How Kathy Ireland expanded her portfolio to include a $2 billion design and marketing empire

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John Ireland read the notice advertising for a newspaper carrier and just had to show it to his 11-year-old daughter, Kathy. He knew exactly what her reaction would be.

“He kind of gently shoved this newspaper ad under my nose,” says Kathy, flashing back to one of the defining moments of her childhood. “The ad read, ‘Newspaper carrier wanted. Are you the boy for the job?’ Dad knew the kind of reaction that was going to get from me. I wrote to the paper and said, ‘I’m not the boy for the job. I’m the girl. I can do it just as well as any boy.’ And 30-plus years later, I’m still the girl with the paper route.”

Fans know her for her appearances in Sports Illustrated’s annual swimsuit issue in the 1980s and 1990s. But as she says, she’s “still the girl with the paper route” and that girl, with an endless supply of determination and dedication, has built a $2 billion design and marketing empire.

“The modeling industry — that was not part of my path,” says Ireland, speaking in November at the EY Strategic Growth Forum® in Palm Springs, Calif. “But it was a wonderful opportunity. I believed it could be a chance for me to pay for college or to start a business. I’m a slow learner. The entire time I worked in the modeling industry, I tried and failed at many businesses. I look at failure as an education — in that respect, I’m very well-educated.”

When she started the business now known as kathy ireland Worldwide, Ireland says she was “an aging, pregnant model at my kitchen table.”

“I was 29,” Ireland says. “I never felt comfortable earning my paycheck based on how somebody else felt that I looked. I didn’t see the sustainability there. I was always more interested in designing for the red carpet than walking it. It just took me a while to get there. Had one of those earlier ventures taken off, the modeling never would have gone on as long as it did.”

Today, Ireland is the founder, chair, CEO and chief designer for a firm that offers designs in fashion, weddings, home office and other areas. The business bears her name, but that wasn’t done out of vanity.

“It was available to register and protect and it did open some doors of curiosity,” Ireland says. “They just weren’t the correct doors for us. There are some doors even today that are opened simply because of curiosity and my ideas as CEO are not necessarily taken as seriously as they would be had I not had that long ago modeling career.”

In an interview conducted on stage at the EY event by Forbes’ Moira Forbes, Ireland spoke about the obstacles she overcame, the ones she still faces today and the importance of treating people with love and respect.

 

Growing the right way

Some would look at the product Ireland used to launch her business and say it wasn’t very glamorous.

“I was an aging model and someone offered me an opportunity to model a pair of socks,” Ireland says. “It was a small budget and things were getting a little rough out there, but it was a job. It was a time when not a lot of job offers were coming my way. I thought it would be an interesting place to start our brand, something basic.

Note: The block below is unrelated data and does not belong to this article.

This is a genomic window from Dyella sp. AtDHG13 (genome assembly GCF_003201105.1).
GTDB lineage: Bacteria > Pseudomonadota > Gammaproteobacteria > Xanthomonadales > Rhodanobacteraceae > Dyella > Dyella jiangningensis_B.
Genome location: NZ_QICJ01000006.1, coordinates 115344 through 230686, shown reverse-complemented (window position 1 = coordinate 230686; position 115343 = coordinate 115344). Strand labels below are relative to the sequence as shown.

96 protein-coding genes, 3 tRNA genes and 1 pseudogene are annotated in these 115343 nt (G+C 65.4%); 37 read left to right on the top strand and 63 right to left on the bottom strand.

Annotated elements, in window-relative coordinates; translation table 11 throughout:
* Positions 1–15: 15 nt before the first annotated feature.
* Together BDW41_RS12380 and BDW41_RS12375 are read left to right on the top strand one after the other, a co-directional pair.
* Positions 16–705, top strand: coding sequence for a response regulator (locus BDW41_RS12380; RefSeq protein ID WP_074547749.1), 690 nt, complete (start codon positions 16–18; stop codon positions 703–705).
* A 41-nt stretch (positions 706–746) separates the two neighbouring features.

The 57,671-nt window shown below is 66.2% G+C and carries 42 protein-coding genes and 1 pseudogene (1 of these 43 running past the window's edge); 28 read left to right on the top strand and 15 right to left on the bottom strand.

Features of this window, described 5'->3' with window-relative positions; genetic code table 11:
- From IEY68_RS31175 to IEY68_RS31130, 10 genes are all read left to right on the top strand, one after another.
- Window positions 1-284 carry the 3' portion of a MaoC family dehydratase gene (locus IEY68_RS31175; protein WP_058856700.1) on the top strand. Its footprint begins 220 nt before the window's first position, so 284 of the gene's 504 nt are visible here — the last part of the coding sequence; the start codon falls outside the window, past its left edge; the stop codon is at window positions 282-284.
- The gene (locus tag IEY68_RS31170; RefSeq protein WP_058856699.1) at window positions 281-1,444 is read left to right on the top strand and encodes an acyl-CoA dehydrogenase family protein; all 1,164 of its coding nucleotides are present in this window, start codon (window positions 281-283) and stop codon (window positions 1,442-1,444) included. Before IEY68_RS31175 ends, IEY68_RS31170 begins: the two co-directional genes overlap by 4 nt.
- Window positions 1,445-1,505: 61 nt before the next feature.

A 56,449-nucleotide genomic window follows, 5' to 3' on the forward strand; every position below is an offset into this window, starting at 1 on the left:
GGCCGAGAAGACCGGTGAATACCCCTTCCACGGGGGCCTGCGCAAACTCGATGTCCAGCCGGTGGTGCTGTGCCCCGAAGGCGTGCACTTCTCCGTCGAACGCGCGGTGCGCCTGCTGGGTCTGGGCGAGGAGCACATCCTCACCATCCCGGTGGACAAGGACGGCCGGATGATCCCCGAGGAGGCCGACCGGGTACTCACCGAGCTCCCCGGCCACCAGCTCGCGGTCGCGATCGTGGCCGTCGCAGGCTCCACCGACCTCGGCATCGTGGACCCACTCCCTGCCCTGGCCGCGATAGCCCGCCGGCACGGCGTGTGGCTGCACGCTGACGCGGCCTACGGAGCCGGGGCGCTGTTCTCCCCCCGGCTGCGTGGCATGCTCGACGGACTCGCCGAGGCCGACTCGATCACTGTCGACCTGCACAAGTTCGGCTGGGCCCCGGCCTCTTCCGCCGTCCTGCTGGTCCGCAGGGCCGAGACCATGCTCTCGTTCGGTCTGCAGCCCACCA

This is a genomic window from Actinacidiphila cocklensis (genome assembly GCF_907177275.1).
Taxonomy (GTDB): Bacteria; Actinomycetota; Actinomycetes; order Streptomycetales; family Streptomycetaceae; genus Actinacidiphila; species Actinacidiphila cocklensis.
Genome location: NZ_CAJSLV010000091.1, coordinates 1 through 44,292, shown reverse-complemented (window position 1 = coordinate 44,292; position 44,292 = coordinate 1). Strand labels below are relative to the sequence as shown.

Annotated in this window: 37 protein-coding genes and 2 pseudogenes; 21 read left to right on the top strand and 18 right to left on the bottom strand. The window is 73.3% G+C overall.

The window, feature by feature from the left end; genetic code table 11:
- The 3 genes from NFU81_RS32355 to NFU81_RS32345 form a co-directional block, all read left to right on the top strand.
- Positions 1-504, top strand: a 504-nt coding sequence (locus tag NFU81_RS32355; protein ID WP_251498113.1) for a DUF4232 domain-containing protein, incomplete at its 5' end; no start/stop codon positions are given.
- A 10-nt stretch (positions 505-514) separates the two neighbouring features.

“What could our team bring as far as innovation in utilizing wonderful fabrics and textures? If women embrace socks, I might be on to something.”

Ireland says many accuse her of being a control freak, using the fact that the company is named after her as an example. But she reiterates it’s never been about her own personal glory.

“I wanted to bring something to the table and have our team be involved,” Ireland says. “I wasn’t interested in putting my name on a product. I get accused of being a control freak, but I prefer to think of it as passion. I’m very passionate about what I do. I want to make sure we do it with integrity and do it the right way.”

Ireland’s father worked in labor relations and was an inspiration to his daughter in terms of the proper way to treat people.

“How people are treated is much more important than the green stuff in the bank,” Ireland says. “I love listening to people. I believe in that so much. I have problems in my life, and I like to hear other peoples’ problems and how they reach solutions. That’s what our brand is about. We began with a mission to find solutions for families, especially busy moms. We expanded it to finding solutions for people in love and for people in business.”

The socks were a hit with consumers, but Ireland remained cautious as she plotted the future and her business began to grow. That wariness of growing too fast has always been part of the thoughtful mindset that guides every aspect of Ireland’s life.

“In the early days, I grew too slowly because I was so afraid of growing at a pace where we couldn’t control the integrity of what was going on,” Ireland says. “One of the reasons we remained a private company is because it gives us the privilege to make decisions that are not based on a 90-day Wall Street Journal chart. We don’t have those responsibilities and accountabilities to show on paper what we’re doing.